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High Peaks hiker parking changes proposed

High Peaks hiker parking changes proposed

Public meeting set for May 23 in Albany
High Peaks hiker parking changes proposed
The Boreas Ponds tract in the Adirondacks is pictured.
Photographer: Adirondack Council

ADIRONDACKS -- Hiker parking at congested lots along state Route 73 from Keene to Lake Placid would be shifted elsewhere under changes being reviewed by state agencies.

Parking for the often-congested Cascade Mountain trailhead would be permanently shifted to the Mount VanHoevenberg ski center under proposals released this week, while parking would be expanded at the Chapel Pond/Giant Mountain trailheads.

Those are among ideas for dealing with overuse in the High Peaks Wilderness contained in a new plan being reviewed by the state Department of Environmental Conservation and the Adirondack Park Agency. The proposals were released for public comment this week, and a public comment meeting has been set for 10 a.m. Wednesday, May 23, at DEC headquarters in Albany.

"You haven't solved the problems of High Peaks overuse, but you've certainly tried to address them," APA Chairman Sherman Craig said following a staff presentation Thursday on the proposed management plans for the High Peaks and Vanderwhacker Mountain Wild Forest.

The new unit management plans will incorporate the Boreas Ponds, MacIntyre property other new state properties into a single expanded High Peaks Wilderness -- the first update to the High Peaks management plan since 1999. Since then, the popularity of the High Peaks has grown enormously, due at least in part to social media posts and state tourism promotion, and in recent years the state has added thousands of acres of land to its holdings.

On Monday, the Adirondack Council released a parking survey to document overflowing parking lots, especially along Route 73 between the Northway and Lake Placid. It found that trailheads sometimes have two or three times the number of vehicles their parking lots were designed for. That means there are dozens of vehicles parked on road shoulders around popular trailheads.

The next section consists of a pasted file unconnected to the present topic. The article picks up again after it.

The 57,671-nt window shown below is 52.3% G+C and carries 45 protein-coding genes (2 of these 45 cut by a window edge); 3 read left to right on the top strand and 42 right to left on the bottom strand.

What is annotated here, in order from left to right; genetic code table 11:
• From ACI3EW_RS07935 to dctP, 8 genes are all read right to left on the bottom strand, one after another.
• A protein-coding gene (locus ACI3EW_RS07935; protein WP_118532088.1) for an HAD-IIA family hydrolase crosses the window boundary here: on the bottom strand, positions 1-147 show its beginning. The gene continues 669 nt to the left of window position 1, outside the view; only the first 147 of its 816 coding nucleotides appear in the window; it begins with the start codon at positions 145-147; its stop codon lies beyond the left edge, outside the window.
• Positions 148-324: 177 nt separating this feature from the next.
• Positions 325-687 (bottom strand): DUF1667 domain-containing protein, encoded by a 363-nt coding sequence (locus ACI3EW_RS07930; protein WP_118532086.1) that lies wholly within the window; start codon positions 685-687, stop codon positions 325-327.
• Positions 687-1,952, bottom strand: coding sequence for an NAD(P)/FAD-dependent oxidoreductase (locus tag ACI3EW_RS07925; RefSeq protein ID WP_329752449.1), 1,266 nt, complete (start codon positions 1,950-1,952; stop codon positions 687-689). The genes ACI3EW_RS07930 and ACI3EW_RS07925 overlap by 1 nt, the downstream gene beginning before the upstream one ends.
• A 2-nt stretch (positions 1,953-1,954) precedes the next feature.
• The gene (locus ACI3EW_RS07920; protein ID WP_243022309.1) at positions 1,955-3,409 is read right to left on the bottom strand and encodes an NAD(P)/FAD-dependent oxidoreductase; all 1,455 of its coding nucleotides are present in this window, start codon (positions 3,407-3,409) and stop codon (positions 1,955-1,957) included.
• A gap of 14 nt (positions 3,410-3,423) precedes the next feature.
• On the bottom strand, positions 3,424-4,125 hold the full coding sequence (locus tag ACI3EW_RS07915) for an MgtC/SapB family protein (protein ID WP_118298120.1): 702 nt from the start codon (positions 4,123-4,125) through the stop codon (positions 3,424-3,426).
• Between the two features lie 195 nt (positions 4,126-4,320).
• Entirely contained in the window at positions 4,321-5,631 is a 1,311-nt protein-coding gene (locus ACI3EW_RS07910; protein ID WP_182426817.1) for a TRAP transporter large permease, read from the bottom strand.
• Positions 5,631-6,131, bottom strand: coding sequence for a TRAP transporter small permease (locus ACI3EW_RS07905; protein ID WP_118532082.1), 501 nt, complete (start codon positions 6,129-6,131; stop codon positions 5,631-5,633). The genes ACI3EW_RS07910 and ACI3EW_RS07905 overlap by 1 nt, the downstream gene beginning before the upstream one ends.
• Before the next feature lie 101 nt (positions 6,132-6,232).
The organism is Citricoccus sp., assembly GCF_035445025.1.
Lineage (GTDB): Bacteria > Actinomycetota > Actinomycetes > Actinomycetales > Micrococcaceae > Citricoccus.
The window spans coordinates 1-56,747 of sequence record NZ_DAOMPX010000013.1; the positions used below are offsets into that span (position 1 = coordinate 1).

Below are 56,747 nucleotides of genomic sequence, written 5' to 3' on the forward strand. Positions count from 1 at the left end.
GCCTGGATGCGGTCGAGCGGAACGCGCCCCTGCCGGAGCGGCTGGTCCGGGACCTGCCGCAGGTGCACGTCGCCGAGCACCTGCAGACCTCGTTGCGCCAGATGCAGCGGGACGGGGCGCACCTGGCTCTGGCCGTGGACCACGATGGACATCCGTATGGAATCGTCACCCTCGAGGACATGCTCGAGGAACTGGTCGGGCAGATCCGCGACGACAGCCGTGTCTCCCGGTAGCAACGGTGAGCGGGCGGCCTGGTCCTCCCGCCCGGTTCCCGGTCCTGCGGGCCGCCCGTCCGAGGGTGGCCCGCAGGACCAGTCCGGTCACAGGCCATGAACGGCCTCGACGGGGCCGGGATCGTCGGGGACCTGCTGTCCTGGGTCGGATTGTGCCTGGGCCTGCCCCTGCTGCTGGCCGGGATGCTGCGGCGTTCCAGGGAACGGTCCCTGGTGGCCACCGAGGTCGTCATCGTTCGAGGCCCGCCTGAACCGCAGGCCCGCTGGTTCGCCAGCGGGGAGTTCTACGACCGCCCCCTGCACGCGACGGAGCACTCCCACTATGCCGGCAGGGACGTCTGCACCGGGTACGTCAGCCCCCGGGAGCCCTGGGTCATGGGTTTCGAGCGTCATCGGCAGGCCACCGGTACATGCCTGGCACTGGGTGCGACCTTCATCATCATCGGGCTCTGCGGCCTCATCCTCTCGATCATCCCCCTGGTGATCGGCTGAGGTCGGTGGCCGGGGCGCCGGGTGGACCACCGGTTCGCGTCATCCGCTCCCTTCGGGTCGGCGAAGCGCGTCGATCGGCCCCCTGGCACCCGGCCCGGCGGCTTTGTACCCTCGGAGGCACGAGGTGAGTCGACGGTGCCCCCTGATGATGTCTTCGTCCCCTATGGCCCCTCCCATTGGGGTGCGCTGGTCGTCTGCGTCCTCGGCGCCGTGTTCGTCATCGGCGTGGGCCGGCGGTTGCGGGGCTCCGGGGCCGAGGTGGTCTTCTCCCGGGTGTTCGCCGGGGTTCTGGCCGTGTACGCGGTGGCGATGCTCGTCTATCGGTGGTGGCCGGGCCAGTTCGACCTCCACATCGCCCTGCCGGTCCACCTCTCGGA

One of the plan's proposals is to move the Cascade Mountain parking to the Mount VanHoevenberg complex, where there's a much larger off-road parking lot built for the 1980 Olympics, and where a welcome center and other new facilities are being planned. The change will add 3.8 miles to an eight-mile round trip Cascade climb.

DEC diverted visitors to the Mt. Van Hoevenberg complex during last fall's busy Columbus Day weekend. Trails to Cascade and Porter would be re-routed to accommodate the change, and a new trail would be built from there to Mount Marcy, the state's highest peak. That could reduce use pressure on the Adirondack Loj, where most hikes to Marcy now begin.

"We've learned that Cascade is a really tough management area," APA Commissioner Art Lussi said. "We've added parking areas to the point where it is just not the best experience for hikers, or for people who are coming into the Adirondack Park and seeing this vast mass of cars."

The plan also proposes building a larger parking lot at Ampersand Mountain near Saranac Lake, where there's parking for 10 vehicles, but the study, done last fall, documented an average of 64 vehicles.

Also in the High Peaks, the plan proposes making bear-proof canisters mandatory for backcountry camping food storage throughout the wilderness, instead of only in certain areas. "This makes it easier for the public but more importantly it protects the wildlife resource from the kinds of interactions that lead to dealing with problem bears," said Tate Connor, a DEC forester who worked on the plan.

The proposals in the Vanderwhacker Mountain Wild Forest include development of new trails and primitive roadside campsites in the southern part of the 20,000-acre Boreas Ponds tract. At Boreas Ponds, five or six primitive campsites would be built, probably regulated through a permit system.

DEC and the APA are holding simultaneous public comment periods hoping that the plans can be adopted and work on some of the changes can start later this year. The agencies play different roles, though, with DEC approving the unit management plans, and the APA determining if they comply with the greater state land use management plan.

In addition to the May 23 daytime meeting in Albany, there will be a meeting that evening in Essex County at 6 p.m. in the Newcomb Central School gym. The public comment deadline is June 27. Written comments on either the High Peaks or VanderWhacker plans may be emailed to r5.ump@dec.ny.gov.

The Adirondack Council said it was disappointed that the comment period was only 45 days. It has called for separate 90-day comment periods on the High Peaks and VanderWhacker plan amendments. The council has called for state action to address overuse in the High Peaks.

Reach Gazette reporter Stephen Williams at 518-395-3086, swilliams@dailygazette.net or @gazettesteve on Twitter.

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